The first twin wire former, located upstream according to FIG. 2, has first and second forming wires 25, 26, which run together in a forming zone. The first forming wire 25 runs in an upper loop around a plurality of guide rolls 27. The second forming wire 26 runs in a lower loop around an upstream forming roll 28 and a downstream suction couch 29, a wire turning roll 30 and a plurality of other guide rolls 31, comprising alignment rolls and tension rolls. The lower forming wire 26 is extended up to the press section so that the suction couch 29 is located downstream of the second twin wire former 8. In the loop of the first forming wire 25, dewatering means 32 are arranged within said forming zone. A headbox 33 is arranged to emit a jet of stock into a gap defined by the forming roll 28 and a guide roll 27 located adjacently to the same in the upper wire loop 25.
The second twin wire former 8, located downstream according to FIG. 2, has first and second forming wires 34, 35, which run together in a forming zone. The first forming wire 34 runs in a loop around a plurality of guide rolls 36 and has a lower, linear part 37, passing along the lower forming wire 26 of the first twin wire former 7 to create a couching zone. The second forming wire 35 runs in a loop around a forming roll 38 and, two guide rolls 39. In the loop of the first forming wire 34, dewatering means 40 are arranged within said forming zone. A headbox 41 is arranged to emit a jet of stock into a gap defined by the forming roll 38 and a guide roll 36 located adjacently to the same in the first wire loop 34.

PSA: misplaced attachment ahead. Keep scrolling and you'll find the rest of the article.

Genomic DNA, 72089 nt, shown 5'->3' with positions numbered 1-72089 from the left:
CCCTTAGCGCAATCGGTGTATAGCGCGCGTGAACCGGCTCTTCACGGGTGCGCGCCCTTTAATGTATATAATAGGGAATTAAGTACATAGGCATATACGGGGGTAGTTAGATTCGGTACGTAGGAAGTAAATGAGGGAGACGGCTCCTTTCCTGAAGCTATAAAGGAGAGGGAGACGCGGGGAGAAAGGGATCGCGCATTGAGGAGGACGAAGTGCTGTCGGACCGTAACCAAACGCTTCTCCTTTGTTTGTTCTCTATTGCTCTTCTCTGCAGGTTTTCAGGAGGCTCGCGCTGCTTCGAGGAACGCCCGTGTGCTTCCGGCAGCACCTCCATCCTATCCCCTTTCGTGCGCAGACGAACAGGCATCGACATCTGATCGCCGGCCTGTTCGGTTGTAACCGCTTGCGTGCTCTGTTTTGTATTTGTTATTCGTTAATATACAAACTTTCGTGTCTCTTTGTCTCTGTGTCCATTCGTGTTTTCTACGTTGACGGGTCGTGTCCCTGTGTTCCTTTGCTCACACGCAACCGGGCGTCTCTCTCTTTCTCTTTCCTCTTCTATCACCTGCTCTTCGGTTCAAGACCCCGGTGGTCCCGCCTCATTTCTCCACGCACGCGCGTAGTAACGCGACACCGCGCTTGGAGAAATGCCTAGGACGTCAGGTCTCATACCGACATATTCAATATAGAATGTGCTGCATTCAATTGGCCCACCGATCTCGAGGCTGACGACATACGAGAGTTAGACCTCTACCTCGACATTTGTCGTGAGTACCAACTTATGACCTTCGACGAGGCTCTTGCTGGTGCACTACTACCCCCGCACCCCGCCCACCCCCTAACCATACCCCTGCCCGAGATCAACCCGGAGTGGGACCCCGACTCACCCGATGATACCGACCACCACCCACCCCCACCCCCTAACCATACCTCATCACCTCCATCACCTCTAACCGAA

The first forming unit 7, located upstream, is arranged to create a surface layer 2 suitable for printing in the finished cardboard web, while the second forming unit 8, located downstream, is arranged to create a core 3, which encounters the surface layer so that the two layers are couched together with each other to a coherent two-layer cardboard web, see FIG. 3, which leaves the forming wire 9, 26 of the first forming unit 7 with the surface layer facing downwards.
The press section 5 in the board machines shown in FIGS. 1 and 2 comprises a first double-felted press 45 and a second double-felted press 46, which presses 45, 46 are arranged directly one after the other. The first press 45 comprises an upper press element 47 and a lower press element 48, which press elements create a press nip with each other. The first press 45 further comprises an upper press felt 49, which runs in a loop around a plurality of guide rolls 50, comprising a pick-up suction roll 51 for transferring the multilayer cardboard web 1 to the upper press felt 49, and a lower press felt 52, which runs in a loop around a plurality of guide rolls 53, and which together run through the press nip with the web 1 enclosed therebetween in a sandwich construction. The second press 46 comprises an upper press element 54 and a lower press element 55, which press elements create a press nip with each other. The second press 46 further comprises an upper press felt 56, which runs in a loop around a plurality of guide rolls 57, comprising a pick-up suction roll 58 for transferring the multilayer cardboard web 1 to the upper press felt 56, and a lower press felt 59, which runs in a loop around a plurality of guide rolls 60, and which together run through the press nip with the web 1 enclosed therebetween in a sandwich construction.